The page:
Egypt has entered a new phase in its post-January 25 Revolution after the country’s army ousted president Mohammad Mursi and suspended the constitution. The army’s interference and dramatic decision to depose Mursi, on the first anniversary of his election as Egypt’s first elected president, may be problematic. Any time the army gets involved in civil life, people must start worrying. But the appointment of the Chief Justice as an Interim President may soothe those worries. Nevertheless, the army must make clear in the next few days its commitment to uphold Egypt’s democratic aspirations.
In retrospect, it must be acknowledged that Mursi and the Muslim Brotherhood brought this to themselves with many of their decisions made to suit their party and ideology rather than for the benefit of the people. Perhaps the most obvious mistake Mursi made was to lead without upholding democratic values vis a vis the firing of the prosecutor general and appointing one of his closet aides instead, issuing unilateral constitutional declarations giving him absolute power and shielding the Muslim Brotherhood-dominated Shura Council from dissolution. His other failures include his inability to make meaningful concessions to the opposition, his attempts to stuff the country’s state institutions with Brotherhood supporters — such as governorates, ministries and state media outlets, against all odds — and his poor handling of the country’s dire economic condition.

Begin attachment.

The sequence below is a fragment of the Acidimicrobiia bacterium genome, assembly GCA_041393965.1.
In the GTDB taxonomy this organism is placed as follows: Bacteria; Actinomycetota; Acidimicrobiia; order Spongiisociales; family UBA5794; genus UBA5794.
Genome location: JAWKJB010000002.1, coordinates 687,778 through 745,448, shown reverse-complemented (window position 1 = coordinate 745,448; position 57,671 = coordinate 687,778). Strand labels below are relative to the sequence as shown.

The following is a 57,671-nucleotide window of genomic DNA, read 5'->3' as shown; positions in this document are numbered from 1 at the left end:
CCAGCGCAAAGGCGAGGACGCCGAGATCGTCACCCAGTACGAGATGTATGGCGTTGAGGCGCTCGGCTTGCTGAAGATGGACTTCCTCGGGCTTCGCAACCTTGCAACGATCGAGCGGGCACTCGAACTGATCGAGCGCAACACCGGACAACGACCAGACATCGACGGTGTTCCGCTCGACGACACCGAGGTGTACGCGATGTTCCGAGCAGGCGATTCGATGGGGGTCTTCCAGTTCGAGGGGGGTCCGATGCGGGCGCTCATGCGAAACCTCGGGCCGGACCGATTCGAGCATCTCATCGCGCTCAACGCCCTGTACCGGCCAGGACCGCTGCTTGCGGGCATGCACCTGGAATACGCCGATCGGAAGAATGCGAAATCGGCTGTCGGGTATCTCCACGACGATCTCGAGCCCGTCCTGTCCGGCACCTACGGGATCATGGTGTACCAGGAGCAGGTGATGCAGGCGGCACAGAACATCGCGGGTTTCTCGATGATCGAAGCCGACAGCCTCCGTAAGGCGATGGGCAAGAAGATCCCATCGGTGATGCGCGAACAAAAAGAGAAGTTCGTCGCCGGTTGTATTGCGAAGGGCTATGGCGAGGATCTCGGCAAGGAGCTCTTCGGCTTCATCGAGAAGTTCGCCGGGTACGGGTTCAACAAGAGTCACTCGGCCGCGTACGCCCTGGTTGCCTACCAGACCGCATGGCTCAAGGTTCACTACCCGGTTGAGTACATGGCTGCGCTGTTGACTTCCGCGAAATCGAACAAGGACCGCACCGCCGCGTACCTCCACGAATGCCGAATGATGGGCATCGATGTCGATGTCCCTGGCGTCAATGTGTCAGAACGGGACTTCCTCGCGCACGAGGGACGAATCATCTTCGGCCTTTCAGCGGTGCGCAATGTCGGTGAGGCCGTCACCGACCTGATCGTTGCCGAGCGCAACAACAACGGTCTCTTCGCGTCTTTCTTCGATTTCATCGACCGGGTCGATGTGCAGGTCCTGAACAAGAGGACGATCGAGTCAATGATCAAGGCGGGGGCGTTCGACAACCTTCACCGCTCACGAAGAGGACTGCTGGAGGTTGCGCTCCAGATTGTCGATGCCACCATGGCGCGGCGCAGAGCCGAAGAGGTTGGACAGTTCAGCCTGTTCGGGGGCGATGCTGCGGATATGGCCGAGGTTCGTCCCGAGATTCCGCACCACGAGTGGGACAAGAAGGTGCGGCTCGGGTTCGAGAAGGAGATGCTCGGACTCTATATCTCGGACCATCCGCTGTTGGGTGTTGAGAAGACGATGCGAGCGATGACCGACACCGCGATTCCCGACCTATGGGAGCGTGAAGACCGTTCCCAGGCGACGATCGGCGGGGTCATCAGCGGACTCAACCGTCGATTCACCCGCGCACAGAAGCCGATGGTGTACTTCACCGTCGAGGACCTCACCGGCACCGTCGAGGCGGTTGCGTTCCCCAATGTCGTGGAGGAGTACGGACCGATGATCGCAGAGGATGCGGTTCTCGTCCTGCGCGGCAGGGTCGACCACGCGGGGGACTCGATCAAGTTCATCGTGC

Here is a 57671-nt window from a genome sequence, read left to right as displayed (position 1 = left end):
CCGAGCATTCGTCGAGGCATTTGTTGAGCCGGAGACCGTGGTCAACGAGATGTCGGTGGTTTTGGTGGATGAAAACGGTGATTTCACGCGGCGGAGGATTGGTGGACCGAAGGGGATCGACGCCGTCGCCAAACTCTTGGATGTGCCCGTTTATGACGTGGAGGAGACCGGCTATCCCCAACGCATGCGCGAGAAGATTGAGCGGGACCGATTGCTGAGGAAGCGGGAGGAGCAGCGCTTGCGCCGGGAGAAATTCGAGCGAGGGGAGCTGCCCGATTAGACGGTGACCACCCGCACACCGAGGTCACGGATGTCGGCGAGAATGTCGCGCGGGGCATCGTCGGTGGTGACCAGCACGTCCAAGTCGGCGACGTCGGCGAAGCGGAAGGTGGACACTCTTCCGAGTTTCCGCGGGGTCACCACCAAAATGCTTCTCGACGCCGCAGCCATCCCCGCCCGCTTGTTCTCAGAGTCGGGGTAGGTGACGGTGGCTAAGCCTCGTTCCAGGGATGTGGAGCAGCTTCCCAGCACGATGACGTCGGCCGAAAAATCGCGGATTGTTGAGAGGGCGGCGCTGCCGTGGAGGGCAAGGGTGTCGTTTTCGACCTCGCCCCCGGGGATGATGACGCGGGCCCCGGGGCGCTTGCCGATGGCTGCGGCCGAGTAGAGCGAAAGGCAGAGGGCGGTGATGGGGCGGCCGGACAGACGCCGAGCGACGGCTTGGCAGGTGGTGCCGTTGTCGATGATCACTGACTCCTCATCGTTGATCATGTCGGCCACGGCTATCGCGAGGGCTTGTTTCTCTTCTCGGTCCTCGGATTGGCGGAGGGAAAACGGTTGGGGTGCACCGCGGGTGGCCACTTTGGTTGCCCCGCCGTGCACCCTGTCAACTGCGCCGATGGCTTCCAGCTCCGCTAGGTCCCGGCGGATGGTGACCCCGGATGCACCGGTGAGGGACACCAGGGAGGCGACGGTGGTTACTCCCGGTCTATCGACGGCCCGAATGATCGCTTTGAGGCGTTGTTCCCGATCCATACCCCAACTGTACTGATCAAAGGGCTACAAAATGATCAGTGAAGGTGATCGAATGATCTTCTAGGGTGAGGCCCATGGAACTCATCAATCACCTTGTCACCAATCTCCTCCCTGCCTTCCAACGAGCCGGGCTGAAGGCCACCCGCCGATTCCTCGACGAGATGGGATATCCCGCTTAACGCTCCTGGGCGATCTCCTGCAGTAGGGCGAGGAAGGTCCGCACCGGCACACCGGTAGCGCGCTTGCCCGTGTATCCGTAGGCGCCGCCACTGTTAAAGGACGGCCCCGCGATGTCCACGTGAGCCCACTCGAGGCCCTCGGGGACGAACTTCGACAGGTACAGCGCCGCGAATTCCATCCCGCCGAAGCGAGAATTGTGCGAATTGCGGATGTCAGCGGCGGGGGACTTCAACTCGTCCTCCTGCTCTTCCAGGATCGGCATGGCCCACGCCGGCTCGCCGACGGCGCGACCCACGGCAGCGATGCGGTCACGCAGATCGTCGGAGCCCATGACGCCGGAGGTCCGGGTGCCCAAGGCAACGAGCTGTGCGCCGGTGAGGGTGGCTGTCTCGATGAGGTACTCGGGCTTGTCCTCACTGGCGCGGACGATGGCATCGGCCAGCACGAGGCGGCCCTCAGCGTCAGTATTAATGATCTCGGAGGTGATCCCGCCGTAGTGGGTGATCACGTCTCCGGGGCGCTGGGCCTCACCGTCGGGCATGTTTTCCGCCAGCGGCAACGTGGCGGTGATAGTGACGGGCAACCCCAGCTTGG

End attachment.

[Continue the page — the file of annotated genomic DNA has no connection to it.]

The coming days will be critical for Egypt and all parties and factions must ensure the success of the new road map and that it does not become a recipe for another military dictatorship. It is also important that the Islamists are not excluded from future political participation in any way. It is no secret that Egypt today is polarised and just as millions of people made their voices heard against Mursi, it is now the responsibility of each and every Egyptian (regardless of their political affiliation) to keep this critical transitional period as peaceful as possible. It is paramount that the transitional phase goes according to plan and elections are held without delay. The military should not use this opportunity to make grave interferences with the country’s civil life.